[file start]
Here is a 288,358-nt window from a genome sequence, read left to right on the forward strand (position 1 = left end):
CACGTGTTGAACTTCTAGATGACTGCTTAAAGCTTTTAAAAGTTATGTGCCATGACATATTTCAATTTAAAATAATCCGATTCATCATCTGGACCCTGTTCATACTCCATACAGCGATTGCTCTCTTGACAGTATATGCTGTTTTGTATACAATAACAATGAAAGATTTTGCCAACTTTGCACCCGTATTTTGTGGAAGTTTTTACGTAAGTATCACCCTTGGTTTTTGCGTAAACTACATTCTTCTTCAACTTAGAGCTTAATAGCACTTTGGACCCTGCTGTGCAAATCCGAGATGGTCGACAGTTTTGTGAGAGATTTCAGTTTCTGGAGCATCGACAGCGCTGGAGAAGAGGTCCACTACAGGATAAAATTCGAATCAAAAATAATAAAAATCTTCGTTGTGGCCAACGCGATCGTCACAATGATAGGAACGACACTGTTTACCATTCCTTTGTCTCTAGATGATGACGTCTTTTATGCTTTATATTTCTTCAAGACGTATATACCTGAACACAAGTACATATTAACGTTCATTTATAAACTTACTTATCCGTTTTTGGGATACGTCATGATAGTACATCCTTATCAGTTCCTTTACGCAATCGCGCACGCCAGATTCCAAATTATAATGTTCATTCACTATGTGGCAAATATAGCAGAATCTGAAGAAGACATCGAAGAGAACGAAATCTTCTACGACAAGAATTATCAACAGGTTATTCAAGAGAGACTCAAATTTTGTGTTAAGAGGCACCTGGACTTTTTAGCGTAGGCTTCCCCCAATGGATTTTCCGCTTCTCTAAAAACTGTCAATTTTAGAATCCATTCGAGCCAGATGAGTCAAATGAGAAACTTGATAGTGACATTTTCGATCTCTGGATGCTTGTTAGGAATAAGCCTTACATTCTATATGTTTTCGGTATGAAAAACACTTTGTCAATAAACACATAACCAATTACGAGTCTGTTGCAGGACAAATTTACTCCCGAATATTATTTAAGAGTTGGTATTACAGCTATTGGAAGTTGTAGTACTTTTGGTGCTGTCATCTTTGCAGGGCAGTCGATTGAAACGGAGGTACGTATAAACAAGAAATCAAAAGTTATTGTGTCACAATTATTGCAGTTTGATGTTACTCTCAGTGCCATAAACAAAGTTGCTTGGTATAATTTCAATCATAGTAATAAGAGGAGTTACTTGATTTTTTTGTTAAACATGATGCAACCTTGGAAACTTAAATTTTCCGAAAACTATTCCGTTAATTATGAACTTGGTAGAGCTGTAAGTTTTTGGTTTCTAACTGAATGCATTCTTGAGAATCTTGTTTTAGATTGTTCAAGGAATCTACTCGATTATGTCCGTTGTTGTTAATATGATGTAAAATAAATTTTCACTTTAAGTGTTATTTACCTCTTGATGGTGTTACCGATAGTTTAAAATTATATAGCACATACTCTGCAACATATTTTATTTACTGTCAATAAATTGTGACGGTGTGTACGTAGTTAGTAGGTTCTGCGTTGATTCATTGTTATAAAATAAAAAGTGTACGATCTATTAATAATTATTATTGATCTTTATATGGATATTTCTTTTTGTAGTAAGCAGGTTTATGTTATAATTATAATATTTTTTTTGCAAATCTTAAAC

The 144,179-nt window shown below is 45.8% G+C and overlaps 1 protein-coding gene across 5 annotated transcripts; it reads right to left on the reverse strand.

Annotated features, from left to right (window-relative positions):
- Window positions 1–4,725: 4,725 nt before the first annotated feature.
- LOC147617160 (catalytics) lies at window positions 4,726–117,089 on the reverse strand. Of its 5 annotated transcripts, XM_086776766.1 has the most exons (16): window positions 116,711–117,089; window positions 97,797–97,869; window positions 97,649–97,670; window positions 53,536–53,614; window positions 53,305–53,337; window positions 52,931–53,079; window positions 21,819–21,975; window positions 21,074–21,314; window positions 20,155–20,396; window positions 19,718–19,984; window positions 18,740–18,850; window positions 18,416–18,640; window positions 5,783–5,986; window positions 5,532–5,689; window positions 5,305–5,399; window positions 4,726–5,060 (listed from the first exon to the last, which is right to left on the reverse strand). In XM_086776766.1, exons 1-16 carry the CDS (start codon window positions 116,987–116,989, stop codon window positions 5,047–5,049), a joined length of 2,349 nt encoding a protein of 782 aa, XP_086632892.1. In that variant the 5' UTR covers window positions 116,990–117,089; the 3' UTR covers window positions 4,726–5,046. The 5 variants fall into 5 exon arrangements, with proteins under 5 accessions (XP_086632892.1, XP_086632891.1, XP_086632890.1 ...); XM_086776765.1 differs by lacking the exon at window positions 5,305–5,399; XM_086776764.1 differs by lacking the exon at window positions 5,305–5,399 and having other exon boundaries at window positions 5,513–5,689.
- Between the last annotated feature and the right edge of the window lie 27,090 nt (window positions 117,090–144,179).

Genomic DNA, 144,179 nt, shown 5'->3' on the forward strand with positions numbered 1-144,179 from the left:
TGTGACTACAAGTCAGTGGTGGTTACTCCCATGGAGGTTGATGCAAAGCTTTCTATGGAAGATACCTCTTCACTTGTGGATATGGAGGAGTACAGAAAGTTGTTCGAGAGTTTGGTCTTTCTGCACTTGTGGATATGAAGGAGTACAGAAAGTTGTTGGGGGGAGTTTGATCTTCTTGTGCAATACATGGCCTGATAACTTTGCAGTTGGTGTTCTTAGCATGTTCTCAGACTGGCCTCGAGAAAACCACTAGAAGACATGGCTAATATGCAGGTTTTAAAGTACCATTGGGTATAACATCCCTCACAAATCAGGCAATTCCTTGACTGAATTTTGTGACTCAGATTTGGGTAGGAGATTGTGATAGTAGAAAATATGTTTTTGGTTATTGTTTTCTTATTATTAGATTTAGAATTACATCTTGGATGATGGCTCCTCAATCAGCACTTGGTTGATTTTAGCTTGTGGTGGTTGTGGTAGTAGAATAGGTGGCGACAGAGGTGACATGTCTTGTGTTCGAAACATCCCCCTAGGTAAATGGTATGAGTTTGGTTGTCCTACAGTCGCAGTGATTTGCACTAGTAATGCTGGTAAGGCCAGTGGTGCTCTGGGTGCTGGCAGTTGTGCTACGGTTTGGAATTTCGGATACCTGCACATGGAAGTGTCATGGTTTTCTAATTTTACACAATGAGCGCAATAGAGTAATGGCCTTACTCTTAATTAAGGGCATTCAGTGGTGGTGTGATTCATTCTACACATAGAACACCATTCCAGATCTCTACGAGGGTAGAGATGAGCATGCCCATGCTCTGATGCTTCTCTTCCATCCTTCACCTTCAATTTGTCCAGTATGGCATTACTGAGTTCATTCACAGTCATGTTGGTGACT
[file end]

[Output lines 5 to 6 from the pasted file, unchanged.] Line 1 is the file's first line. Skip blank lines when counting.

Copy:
- Window positions 1–4,725: 4,725 nt before the first annotated feature.
- LOC147617160 (catalytics) lies at window positions 4,726–117,089 on the reverse strand. Of its 5 annotated transcripts, XM_086776766.1 has the most exons (16): window positions 116,711–117,089; window positions 97,797–97,869; window positions 97,649–97,670; window positions 53,536–53,614; window positions 53,305–53,337; window positions 52,931–53,079; window positions 21,819–21,975; window positions 21,074–21,314; window positions 20,155–20,396; window positions 19,718–19,984; window positions 18,740–18,850; window positions 18,416–18,640; window positions 5,783–5,986; window positions 5,532–5,689; window positions 5,305–5,399; window positions 4,726–5,060 (listed from the first exon to the last, which is right to left on the reverse strand). In XM_086776766.1, exons 1-16 carry the CDS (start codon window positions 116,987–116,989, stop codon window positions 5,047–5,049), a joined length of 2,349 nt encoding a protein of 782 aa, XP_086632892.1. In that variant the 5' UTR covers window positions 116,990–117,089; the 3' UTR covers window positions 4,726–5,046. The 5 variants fall into 5 exon arrangements, with proteins under 5 accessions (XP_086632892.1, XP_086632891.1, XP_086632890.1 ...); XM_086776765.1 differs by lacking the exon at window positions 5,305–5,399; XM_086776764.1 differs by lacking the exon at window positions 5,305–5,399 and having other exon boundaries at window positions 5,513–5,689.